His novel had been a failure but it had garnered him a quiet sort of authority, because the proponents of change—the brutal geniuses—are susceptible to the notion of a seer in their midst. These men of power were surprisingly attentive to what E had to say. They wanted his approval while completely ignoring his opinions, which were not the opinions of the majority. He posed no threat to them, with his austere and threadbare vision of life. But they recognized his connection to the truth.

His first attempt at making a film was a disaster. He was unprepared for the practical complexity of it, its tedium, its sprawling technical reality. He irritated the people whose help he needed, the crews and technicians of whose importance he had been arrogantly unconvinced. He was at once controlling and incompetent. The simplicity of writing, its humble mode of transferring vision, was immeasurably distant from this strange and cumbersome process of recording. It seemed to go against the force of gravity—all these people, all this equipment, all this expense that was required to get his vision airborne. It directly contravened his nature and his view of life. He failed to comprehend its organizational basis and its reliance on time and location. He failed to accept that there was no place for daydreaming, hazarding, grasping. The gleaming prospect of invisible authorship had been replaced by a monstrous task of practical management.

Yet he did not want simply to return to writing: he was forced to recognize that the last thing he wanted to do was to sit alone with himself in a room. It was what he had always imagined for himself, but still he was unable to do it—a double failure. What was he trying to capture? What ineluctable vision, a vision writing was so far from comprehending? The statement of writing was already too crass, too formulated for this vision. The writer writes about what he already knows and has decided is there. He pretends he doesn’t know, hasn’t decided. He sells this illusion to the reader, who joins him in the labor of fantasy. E’s vision was the opposite of this. He wanted to be innocent of knowledge. He wanted simply to record.

One day, for no tangible reason, he suddenly understood something: What he hated and resisted about filmmaking—its boring practicality—was the key to his vision. His religious upbringing had left him with some suspicious notions about suffering and divine intention. But the more he considered it, the more he realized that this was not the redemption that comes from doing what is hardest. No, it was by taking responsibility—something he had never done—that he would be redeemed. Other people were redeemed in this way by having children and the task of caring for them. Similarly this offered the prospect of an advance into the mechanics of reality, by comparison with which the notion of sitting alone in a room writing a book seemed entirely pallid. It was easy, as a writer, to hide behind a pseudonym. But to go out into the world anonymously and record reality was a matter of enormous difficulty.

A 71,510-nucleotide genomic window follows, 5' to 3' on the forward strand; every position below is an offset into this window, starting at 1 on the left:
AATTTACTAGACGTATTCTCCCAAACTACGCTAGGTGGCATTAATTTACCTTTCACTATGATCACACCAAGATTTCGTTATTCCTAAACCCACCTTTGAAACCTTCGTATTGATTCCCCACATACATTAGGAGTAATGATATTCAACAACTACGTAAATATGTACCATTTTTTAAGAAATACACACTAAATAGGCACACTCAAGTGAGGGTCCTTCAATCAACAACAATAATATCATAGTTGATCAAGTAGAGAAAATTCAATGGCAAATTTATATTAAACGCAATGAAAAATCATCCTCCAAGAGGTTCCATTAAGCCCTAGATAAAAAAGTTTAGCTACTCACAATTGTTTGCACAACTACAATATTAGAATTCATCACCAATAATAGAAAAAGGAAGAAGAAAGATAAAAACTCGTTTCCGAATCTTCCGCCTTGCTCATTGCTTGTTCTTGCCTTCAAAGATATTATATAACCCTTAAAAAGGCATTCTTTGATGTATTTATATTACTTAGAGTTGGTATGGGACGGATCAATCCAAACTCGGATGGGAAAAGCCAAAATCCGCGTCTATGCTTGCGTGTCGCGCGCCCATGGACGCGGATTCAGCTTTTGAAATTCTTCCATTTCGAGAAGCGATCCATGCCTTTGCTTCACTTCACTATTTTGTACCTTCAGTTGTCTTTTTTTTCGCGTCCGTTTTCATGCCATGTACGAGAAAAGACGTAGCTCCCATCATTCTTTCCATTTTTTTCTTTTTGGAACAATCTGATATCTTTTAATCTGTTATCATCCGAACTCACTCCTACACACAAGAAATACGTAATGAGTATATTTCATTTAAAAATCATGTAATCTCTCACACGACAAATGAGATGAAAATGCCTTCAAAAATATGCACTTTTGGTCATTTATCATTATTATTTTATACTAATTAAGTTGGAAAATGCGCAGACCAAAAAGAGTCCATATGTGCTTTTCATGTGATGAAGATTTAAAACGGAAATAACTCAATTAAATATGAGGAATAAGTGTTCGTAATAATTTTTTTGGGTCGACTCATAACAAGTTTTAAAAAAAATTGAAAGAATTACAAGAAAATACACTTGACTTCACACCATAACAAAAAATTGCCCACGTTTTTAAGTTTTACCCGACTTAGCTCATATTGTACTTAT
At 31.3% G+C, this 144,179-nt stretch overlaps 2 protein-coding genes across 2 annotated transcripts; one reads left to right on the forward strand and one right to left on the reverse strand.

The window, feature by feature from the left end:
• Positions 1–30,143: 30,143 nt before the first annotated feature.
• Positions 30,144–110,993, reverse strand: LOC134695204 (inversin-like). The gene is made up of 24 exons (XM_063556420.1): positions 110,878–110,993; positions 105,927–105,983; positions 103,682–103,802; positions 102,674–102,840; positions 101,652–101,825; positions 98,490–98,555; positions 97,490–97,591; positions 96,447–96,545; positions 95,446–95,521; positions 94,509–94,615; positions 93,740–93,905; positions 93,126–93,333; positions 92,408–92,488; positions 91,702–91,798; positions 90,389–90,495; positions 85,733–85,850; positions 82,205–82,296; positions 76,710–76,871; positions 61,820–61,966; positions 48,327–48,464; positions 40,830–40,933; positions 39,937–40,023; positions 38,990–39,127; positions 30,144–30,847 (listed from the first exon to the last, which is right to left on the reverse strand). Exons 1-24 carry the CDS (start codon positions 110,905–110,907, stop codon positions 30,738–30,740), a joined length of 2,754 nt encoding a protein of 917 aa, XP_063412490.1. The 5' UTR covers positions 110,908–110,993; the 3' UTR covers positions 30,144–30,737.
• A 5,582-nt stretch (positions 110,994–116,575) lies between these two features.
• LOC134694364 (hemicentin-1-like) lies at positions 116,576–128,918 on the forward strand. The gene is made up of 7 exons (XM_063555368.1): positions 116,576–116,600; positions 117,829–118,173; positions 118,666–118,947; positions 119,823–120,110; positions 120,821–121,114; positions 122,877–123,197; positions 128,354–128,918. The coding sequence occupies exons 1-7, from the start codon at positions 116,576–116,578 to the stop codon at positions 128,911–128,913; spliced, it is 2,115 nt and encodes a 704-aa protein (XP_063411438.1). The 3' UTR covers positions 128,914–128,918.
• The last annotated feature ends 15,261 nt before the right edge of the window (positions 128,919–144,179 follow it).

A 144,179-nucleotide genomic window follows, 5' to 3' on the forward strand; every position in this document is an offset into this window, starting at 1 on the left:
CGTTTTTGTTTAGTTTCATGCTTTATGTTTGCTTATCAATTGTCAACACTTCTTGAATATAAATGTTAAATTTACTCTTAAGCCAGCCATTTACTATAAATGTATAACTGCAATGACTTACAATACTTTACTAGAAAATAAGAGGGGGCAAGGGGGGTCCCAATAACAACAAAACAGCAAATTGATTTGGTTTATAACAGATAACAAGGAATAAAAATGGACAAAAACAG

It interested him that actors pretended that the camera, the audience, was not there. Perhaps people pretended God wasn’t there in much the same way. The sense of being seen was fundamental to the construction of civilized behavior, to the extent that most people continued to behave in that way even when they were alone. Why did they? If not the eye of God, was it simply the gaze of authority they felt upon them? He, on the other hand, had no feeling of being seen. On the contrary, he was surprised—horrified even—when people noticed or remarked on things about him. The gaze of authority had fallen on him so early that he had learned to put on a mask. But from the very beginning he had been aware of seeing as a type of power. To see without being seen: for E there was no better definition of the artist’s vocation.

He decided to do things his own way. He would assemble a cast of people—they didn’t need to be professional actors—and tell them what he had in mind. Sometimes he would leave it to them to decide what they were going to do and say. He would only use available light, which meant, he supposed, that most of it would have to be shot outside. If possible, he wouldn’t alter what he had shot. He considered the places where people gathered and were seen: the street, the park, the beach. He would use those places. The biggest problem, he supposed, would be the weather.

He found his thoughts returning to the stories he had written years earlier, the stories of young people in moments of dilemma and illumination. These stories, he realized, were the template for his vision. Just as they had seemed to come from life, so he felt certain he could re-create them as true experiences. It was no wonder the publisher had rejected them. They needed to be animated by all the tender unknowing and mystery of life itself. He didn’t want to direct them: he wanted to watch them happen.